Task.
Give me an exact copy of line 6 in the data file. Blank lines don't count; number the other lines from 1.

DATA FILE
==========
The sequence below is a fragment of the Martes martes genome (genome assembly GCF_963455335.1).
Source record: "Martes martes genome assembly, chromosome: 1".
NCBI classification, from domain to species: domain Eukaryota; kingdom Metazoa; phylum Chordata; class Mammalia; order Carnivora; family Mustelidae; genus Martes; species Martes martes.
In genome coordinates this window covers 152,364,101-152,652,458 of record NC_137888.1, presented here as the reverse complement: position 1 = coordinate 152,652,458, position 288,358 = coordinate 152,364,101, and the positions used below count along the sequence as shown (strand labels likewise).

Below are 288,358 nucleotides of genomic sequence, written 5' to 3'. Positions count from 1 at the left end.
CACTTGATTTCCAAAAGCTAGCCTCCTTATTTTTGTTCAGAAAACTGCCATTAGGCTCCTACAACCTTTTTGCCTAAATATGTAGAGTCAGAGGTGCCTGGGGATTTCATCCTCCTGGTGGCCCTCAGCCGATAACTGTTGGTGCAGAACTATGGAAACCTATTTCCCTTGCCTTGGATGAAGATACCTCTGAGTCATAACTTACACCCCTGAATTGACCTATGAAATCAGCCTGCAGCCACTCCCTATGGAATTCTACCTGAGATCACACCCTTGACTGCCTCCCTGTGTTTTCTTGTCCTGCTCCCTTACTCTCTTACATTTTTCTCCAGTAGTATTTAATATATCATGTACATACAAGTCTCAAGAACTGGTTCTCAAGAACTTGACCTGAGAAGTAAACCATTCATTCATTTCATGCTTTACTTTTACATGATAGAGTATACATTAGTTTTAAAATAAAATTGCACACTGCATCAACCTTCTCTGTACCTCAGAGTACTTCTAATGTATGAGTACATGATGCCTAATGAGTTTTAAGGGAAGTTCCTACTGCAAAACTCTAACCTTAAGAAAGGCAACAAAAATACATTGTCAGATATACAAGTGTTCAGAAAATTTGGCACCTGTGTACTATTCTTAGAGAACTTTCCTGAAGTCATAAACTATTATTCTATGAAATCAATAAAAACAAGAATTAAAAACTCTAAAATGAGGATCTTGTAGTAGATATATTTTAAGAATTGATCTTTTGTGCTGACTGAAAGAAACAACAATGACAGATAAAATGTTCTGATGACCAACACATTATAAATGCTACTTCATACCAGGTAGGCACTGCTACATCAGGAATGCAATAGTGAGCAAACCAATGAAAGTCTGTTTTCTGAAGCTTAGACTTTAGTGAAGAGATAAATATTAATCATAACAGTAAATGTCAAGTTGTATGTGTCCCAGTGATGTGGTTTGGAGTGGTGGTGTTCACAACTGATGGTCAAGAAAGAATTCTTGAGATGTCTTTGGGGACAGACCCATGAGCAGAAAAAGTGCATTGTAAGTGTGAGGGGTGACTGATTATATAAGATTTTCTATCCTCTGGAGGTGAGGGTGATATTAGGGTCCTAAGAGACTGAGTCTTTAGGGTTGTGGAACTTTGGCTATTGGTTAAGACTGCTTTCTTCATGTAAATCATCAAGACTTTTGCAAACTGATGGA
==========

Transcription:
CACTTGATTTCCAAAAGCTAGCCTCCTTATTTTTGTTCAGAAAACTGCCATTAGGCTCCTACAACCTTTTTGCCTAAATATGTAGAGTCAGAGGTGCCTGGGGATTTCATCCTCCTGGTGGCCCTCAGCCGATAACTGTTGGTGCAGAACTATGGAAACCTATTTCCCTTGCCTTGGATGAAGATACCTCTGAGTCATAACTTACACCCCTGAATTGACCTATGAAATCAGCCTGCAGCCACTCCCTATGGAATTCTACCTGAGATCACACCCTTGACTGCCTCCCTGTGTTTTCTTGTCCTGCTCCCTTACTCTCTTACATTTTTCTCCAGTAGTATTTAATATATCATGTACATACAAGTCTCAAGAACTGGTTCTCAAGAACTTGACCTGAGAAGTAAACCATTCATTCATTTCATGCTTTACTTTTACATGATAGAGTATACATTAGTTTTAAAATAAAATTGCACACTGCATCAACCTTCTCTGTACCTCAGAGTACTTCTAATGTATGAGTACATGATGCCTAATGAGTTTTAAGGGAAGTTCCTACTGCAAAACTCTAACCTTAAGAAAGGCAACAAAAATACATTGTCAGATATACAAGTGTTCAGAAAATTTGGCACCTGTGTACTATTCTTAGAGAACTTTCCTGAAGTCATAAACTATTATTCTATGAAATCAATAAAAACAAGAATTAAAAACTCTAAAATGAGGATCTTGTAGTAGATATATTTTAAGAATTGATCTTTTGTGCTGACTGAAAGAAACAACAATGACAGATAAAATGTTCTGATGACCAACACATTATAAATGCTACTTCATACCAGGTAGGCACTGCTACATCAGGAATGCAATAGTGAGCAAACCAATGAAAGTCTGTTTTCTGAAGCTTAGACTTTAGTGAAGAGATAAATATTAATCATAACAGTAAATGTCAAGTTGTATGTGTCCCAGTGATGTGGTTTGGAGTGGTGGTGTTCACAACTGATGGTCAAGAAAGAATTCTTGAGATGTCTTTGGGGACAGACCCATGAGCAGAAAAAGTGCATTGTAAGTGTGAGGGGTGACTGATTATATAAGATTTTCTATCCTCTGGAGGTGAGGGTGATATTAGGGTCCTAAGAGACTGAGTCTTTAGGGTTGTGGAACTTTGGCTATTGGTTAAGACTGCTTTCTTCATGTAAATCATCAAGACTTTTGCAAACTGATGGA